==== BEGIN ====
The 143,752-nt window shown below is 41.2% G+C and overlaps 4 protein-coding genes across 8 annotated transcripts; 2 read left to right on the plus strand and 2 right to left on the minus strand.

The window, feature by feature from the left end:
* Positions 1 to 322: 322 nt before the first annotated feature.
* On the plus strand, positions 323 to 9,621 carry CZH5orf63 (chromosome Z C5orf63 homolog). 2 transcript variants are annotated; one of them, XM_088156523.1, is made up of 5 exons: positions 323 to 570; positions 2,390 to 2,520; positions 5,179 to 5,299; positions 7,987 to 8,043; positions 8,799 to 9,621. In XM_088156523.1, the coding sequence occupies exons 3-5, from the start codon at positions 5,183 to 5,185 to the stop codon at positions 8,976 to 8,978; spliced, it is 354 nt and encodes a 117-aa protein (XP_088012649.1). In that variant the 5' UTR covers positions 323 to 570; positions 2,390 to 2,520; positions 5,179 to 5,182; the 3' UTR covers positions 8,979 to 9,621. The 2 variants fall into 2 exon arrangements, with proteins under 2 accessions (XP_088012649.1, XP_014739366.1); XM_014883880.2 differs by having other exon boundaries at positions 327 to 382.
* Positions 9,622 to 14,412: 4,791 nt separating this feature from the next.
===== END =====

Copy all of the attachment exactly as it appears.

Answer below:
The 143,752-nt window shown below is 41.2% G+C and overlaps 4 protein-coding genes across 8 annotated transcripts; 2 read left to right on the plus strand and 2 right to left on the minus strand.

The window, feature by feature from the left end:
* Positions 1 to 322: 322 nt before the first annotated feature.
* On the plus strand, positions 323 to 9,621 carry CZH5orf63 (chromosome Z C5orf63 homolog). 2 transcript variants are annotated; one of them, XM_088156523.1, is made up of 5 exons: positions 323 to 570; positions 2,390 to 2,520; positions 5,179 to 5,299; positions 7,987 to 8,043; positions 8,799 to 9,621. In XM_088156523.1, the coding sequence occupies exons 3-5, from the start codon at positions 5,183 to 5,185 to the stop codon at positions 8,976 to 8,978; spliced, it is 354 nt and encodes a 117-aa protein (XP_088012649.1). In that variant the 5' UTR covers positions 323 to 570; positions 2,390 to 2,520; positions 5,179 to 5,182; the 3' UTR covers positions 8,979 to 9,621. The 2 variants fall into 2 exon arrangements, with proteins under 2 accessions (XP_088012649.1, XP_014739366.1); XM_014883880.2 differs by having other exon boundaries at positions 327 to 382.
* Positions 9,622 to 14,412: 4,791 nt separating this feature from the next.